Persecuting Christians in China
China’s Churches Are Under Siege
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  • Jim__L

    So, no reference to the Tai Ping rebellion?

    (Seriously, a little bit of heresy-scourging could have saved a world of hurt, back then.)

    I’m a little surprised that the Chinese don’t try to make Lutheranism the state church, what with its strong sense of going along with government.

  • Government Drone

    Jim_L: “I’m a little surprised that the Chinese don’t try to make Lutheranism the state church, what with its strong sense of going along with government.”
    Between the official “Three-Self Patriotic Movement” & the official “Catholic” organization, the government has indeed been trying to make a good, safe, state-approved Church. But it seems that both these set-ups often become cover for the “real” underground churches.

    • Jim__L

      What blows me away is the fact that Rome and Beijing were recently (and may still be) re-enacting the Investiture Controversy, over whether the gov’t or the papacy gets to appoint bishops.

      I think the resolution back then was that the gov’t gives the bishop his staff, and Rome gives him his stole… not sure if that works today, but it might be worth a try.

      • Government Drone

        I think one factor in the original Investiture issue was that the local emperor/king/prince would give the bishop a fief that was technically not a Church property, but some secular holding; this would provide an income for the maintenance of the diocese. Should said bishop leave office, would the property revert back to the local government or would it be part of the Church? And with a lot of clergy closely involved in European governments of the Middle Ages (as the most reliable source of clerks & lawyers), it was often quite prudent for the Church to discuss possible new bishops with the local prince.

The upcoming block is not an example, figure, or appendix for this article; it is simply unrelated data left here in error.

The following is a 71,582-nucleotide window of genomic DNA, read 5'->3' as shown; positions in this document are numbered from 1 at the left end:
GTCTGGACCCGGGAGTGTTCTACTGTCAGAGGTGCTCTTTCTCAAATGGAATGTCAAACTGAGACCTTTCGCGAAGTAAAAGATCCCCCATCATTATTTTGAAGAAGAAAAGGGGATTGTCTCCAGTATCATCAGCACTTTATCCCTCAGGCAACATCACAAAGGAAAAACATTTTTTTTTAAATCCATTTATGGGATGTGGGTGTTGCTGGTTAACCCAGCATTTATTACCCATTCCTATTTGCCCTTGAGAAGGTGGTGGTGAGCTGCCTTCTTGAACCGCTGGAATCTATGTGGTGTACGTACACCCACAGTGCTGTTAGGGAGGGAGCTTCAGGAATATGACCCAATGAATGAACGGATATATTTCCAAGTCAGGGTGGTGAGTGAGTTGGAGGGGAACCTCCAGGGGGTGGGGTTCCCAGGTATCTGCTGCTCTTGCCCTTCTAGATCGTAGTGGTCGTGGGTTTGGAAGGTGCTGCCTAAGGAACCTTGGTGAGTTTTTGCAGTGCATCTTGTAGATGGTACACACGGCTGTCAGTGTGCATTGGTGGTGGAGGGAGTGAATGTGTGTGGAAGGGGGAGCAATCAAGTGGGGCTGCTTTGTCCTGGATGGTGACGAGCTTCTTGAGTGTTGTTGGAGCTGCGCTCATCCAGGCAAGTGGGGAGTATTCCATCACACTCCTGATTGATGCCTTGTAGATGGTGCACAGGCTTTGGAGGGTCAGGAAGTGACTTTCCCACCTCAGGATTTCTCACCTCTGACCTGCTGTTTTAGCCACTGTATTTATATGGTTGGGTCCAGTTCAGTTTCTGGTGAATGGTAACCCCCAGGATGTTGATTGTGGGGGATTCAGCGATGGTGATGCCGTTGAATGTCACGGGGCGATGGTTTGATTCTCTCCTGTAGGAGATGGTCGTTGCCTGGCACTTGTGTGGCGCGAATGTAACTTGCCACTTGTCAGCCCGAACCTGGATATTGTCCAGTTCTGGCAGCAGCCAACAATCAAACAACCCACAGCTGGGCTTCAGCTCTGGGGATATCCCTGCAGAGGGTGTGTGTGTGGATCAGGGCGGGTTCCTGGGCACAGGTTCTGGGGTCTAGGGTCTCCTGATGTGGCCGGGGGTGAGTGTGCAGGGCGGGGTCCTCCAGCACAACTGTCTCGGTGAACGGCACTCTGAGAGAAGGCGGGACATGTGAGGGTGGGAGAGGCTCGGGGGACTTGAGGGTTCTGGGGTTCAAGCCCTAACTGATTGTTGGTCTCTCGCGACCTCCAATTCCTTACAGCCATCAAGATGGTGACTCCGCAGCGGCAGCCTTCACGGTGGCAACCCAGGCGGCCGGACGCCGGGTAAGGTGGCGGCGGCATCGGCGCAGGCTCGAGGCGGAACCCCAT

This occurred even in the United States; the first US bishop (appointed 1784) was a matter that the Vatican discussed with an American diplomat. Later on, after 1788 or so, when the present Constitution came into effect, the Federal government said this was not a matter in its jurisdiction & told the Vatican to discuss the matter with the various State(s) where the diocese was located. At this time, there was only 1 Catholic see in the states, Baltimore, & probably the prospect of getting all 13 states to agree on the same person as Bishop was something that even Vatican diplomats felt to be too challenging, & after that Rome simply appointed bishops & created sees without any consultation with US civil authorities.

        America was quite the exception till fairly recent times; well into the 20th century the Vatican negotiated new Concordats (the names of these church-state agreements over their respective jurisdictions) with various countries, & for all I know there may still be some in force.

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